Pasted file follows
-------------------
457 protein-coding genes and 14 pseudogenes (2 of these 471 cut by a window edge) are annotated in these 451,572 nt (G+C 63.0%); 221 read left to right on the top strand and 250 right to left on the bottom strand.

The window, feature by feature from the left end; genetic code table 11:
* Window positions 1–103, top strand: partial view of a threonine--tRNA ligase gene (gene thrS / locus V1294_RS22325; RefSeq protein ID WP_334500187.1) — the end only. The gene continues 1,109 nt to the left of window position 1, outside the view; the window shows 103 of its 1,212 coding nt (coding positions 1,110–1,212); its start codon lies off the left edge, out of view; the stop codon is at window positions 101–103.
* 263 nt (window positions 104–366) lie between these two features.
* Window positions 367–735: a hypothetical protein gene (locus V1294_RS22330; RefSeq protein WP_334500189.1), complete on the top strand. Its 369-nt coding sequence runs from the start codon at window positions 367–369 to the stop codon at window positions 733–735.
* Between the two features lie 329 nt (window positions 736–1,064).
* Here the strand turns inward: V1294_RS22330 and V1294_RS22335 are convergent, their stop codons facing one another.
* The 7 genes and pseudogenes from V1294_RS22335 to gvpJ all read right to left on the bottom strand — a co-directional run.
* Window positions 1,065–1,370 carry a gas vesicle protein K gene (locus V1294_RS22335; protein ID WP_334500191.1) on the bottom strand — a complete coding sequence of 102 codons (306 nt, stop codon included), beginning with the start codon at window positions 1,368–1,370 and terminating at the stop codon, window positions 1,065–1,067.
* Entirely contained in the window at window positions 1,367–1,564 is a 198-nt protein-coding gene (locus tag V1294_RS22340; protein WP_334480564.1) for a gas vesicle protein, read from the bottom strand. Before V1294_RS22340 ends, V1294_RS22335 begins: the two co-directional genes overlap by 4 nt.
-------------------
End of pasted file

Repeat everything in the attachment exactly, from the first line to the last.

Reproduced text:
457 protein-coding genes and 14 pseudogenes (2 of these 471 cut by a window edge) are annotated in these 451,572 nt (G+C 63.0%); 221 read left to right on the top strand and 250 right to left on the bottom strand.

The window, feature by feature from the left end; genetic code table 11:
* Window positions 1–103, top strand: partial view of a threonine--tRNA ligase gene (gene thrS / locus V1294_RS22325; RefSeq protein ID WP_334500187.1) — the end only. The gene continues 1,109 nt to the left of window position 1, outside the view; the window shows 103 of its 1,212 coding nt (coding positions 1,110–1,212); its start codon lies off the left edge, out of view; the stop codon is at window positions 101–103.
* 263 nt (window positions 104–366) lie between these two features.
* Window positions 367–735: a hypothetical protein gene (locus V1294_RS22330; RefSeq protein WP_334500189.1), complete on the top strand. Its 369-nt coding sequence runs from the start codon at window positions 367–369 to the stop codon at window positions 733–735.
* Between the two features lie 329 nt (window positions 736–1,064).
* Here the strand turns inward: V1294_RS22330 and V1294_RS22335 are convergent, their stop codons facing one another.
* The 7 genes and pseudogenes from V1294_RS22335 to gvpJ all read right to left on the bottom strand — a co-directional run.
* Window positions 1,065–1,370 carry a gas vesicle protein K gene (locus V1294_RS22335; protein ID WP_334500191.1) on the bottom strand — a complete coding sequence of 102 codons (306 nt, stop codon included), beginning with the start codon at window positions 1,368–1,370 and terminating at the stop codon, window positions 1,065–1,067.
* Entirely contained in the window at window positions 1,367–1,564 is a 198-nt protein-coding gene (locus tag V1294_RS22340; protein WP_334480564.1) for a gas vesicle protein, read from the bottom strand. Before V1294_RS22340 ends, V1294_RS22335 begins: the two co-directional genes overlap by 4 nt.